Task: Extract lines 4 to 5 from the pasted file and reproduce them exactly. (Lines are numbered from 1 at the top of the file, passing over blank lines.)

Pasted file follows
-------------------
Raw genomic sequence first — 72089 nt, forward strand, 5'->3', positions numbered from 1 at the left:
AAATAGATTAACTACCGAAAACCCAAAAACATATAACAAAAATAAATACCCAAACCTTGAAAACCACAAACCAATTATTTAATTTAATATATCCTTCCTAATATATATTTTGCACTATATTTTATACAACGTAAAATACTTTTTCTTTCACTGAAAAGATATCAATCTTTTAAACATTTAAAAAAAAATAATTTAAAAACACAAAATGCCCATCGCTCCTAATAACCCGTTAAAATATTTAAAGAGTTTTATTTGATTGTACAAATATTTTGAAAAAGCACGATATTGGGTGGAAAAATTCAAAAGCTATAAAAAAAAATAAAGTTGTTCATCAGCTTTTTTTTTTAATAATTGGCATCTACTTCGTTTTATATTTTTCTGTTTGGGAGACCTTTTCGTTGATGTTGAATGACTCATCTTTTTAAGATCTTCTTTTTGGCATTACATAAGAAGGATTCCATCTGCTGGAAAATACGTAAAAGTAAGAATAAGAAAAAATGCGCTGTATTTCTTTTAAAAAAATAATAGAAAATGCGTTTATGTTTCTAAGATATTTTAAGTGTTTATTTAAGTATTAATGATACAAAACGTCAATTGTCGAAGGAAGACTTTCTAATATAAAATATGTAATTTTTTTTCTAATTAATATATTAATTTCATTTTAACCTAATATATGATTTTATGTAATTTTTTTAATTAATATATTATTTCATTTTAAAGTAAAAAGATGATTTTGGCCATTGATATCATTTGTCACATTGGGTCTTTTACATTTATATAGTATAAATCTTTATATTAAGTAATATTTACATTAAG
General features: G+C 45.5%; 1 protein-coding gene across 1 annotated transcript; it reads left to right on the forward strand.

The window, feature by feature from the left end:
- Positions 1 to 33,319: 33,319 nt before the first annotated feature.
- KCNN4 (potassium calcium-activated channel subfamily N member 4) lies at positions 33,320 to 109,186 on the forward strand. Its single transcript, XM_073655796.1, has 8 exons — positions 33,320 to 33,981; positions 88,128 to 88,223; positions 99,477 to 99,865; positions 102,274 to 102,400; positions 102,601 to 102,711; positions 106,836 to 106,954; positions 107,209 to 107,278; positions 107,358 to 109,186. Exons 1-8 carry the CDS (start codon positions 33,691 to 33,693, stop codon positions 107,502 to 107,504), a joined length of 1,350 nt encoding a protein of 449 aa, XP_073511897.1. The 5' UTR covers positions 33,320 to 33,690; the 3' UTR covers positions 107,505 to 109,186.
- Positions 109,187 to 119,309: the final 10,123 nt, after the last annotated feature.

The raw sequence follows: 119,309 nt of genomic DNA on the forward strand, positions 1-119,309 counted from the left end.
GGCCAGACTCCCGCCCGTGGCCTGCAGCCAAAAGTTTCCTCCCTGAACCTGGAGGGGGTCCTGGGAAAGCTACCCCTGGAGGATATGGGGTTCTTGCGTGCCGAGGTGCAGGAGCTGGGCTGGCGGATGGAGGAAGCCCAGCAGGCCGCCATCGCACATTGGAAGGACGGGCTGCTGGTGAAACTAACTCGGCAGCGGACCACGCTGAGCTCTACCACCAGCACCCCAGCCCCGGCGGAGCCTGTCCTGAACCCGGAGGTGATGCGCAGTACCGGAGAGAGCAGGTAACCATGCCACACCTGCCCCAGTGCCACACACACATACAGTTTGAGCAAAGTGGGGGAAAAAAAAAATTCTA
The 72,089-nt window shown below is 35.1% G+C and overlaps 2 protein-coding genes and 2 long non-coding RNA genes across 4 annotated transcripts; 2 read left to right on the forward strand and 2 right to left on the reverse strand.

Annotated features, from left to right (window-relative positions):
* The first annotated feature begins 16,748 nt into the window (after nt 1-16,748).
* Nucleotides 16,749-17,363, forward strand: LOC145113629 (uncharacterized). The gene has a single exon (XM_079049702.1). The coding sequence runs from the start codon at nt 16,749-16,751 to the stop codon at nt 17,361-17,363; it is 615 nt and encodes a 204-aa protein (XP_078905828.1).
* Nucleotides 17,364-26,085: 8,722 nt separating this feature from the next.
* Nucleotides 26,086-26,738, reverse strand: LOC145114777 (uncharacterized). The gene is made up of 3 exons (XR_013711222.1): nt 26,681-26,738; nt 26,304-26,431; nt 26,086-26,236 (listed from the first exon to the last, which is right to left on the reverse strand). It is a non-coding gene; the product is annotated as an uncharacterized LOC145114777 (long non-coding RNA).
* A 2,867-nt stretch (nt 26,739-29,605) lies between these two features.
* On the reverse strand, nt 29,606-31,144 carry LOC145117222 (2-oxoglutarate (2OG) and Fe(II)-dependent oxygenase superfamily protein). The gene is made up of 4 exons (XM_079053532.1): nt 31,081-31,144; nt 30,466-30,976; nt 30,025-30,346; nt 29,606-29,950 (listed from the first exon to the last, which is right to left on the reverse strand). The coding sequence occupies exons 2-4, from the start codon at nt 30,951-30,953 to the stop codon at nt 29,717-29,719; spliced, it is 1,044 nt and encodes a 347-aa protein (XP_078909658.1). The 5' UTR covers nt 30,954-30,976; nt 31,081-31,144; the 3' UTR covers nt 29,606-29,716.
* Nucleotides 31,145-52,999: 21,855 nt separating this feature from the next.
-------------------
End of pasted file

The window, feature by feature from the left end:
- Positions 1 to 33,319: 33,319 nt before the first annotated feature.